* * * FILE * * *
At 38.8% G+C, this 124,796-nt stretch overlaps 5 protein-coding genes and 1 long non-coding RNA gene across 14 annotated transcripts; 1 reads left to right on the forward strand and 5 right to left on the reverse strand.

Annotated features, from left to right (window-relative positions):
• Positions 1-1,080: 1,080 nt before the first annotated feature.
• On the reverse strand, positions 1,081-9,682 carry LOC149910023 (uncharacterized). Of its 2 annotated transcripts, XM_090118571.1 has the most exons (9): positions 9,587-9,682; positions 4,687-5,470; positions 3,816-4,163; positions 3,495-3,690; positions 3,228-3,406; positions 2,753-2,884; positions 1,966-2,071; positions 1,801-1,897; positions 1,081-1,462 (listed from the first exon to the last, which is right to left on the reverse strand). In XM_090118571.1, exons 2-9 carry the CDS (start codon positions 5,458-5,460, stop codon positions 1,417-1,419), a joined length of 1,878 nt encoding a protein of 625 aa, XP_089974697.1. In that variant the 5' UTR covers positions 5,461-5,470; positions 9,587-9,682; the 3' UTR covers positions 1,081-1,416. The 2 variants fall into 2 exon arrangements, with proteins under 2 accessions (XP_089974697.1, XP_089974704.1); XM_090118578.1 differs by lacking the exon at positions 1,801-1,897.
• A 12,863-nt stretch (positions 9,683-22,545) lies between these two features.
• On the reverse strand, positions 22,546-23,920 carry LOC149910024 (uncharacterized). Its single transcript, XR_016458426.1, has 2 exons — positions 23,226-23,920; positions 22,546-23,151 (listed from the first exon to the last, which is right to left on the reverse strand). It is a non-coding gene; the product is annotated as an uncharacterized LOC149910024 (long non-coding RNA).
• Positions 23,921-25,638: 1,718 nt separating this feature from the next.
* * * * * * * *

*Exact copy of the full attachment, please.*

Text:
At 38.8% G+C, this 124,796-nt stretch overlaps 5 protein-coding genes and 1 long non-coding RNA gene across 14 annotated transcripts; 1 reads left to right on the forward strand and 5 right to left on the reverse strand.

Annotated features, from left to right (window-relative positions):
• Positions 1-1,080: 1,080 nt before the first annotated feature.
• On the reverse strand, positions 1,081-9,682 carry LOC149910023 (uncharacterized). Of its 2 annotated transcripts, XM_090118571.1 has the most exons (9): positions 9,587-9,682; positions 4,687-5,470; positions 3,816-4,163; positions 3,495-3,690; positions 3,228-3,406; positions 2,753-2,884; positions 1,966-2,071; positions 1,801-1,897; positions 1,081-1,462 (listed from the first exon to the last, which is right to left on the reverse strand). In XM_090118571.1, exons 2-9 carry the CDS (start codon positions 5,458-5,460, stop codon positions 1,417-1,419), a joined length of 1,878 nt encoding a protein of 625 aa, XP_089974697.1. In that variant the 5' UTR covers positions 5,461-5,470; positions 9,587-9,682; the 3' UTR covers positions 1,081-1,416. The 2 variants fall into 2 exon arrangements, with proteins under 2 accessions (XP_089974697.1, XP_089974704.1); XM_090118578.1 differs by lacking the exon at positions 1,801-1,897.
• A 12,863-nt stretch (positions 9,683-22,545) lies between these two features.
• On the reverse strand, positions 22,546-23,920 carry LOC149910024 (uncharacterized). Its single transcript, XR_016458426.1, has 2 exons — positions 23,226-23,920; positions 22,546-23,151 (listed from the first exon to the last, which is right to left on the reverse strand). It is a non-coding gene; the product is annotated as an uncharacterized LOC149910024 (long non-coding RNA).
• Positions 23,921-25,638: 1,718 nt separating this feature from the next.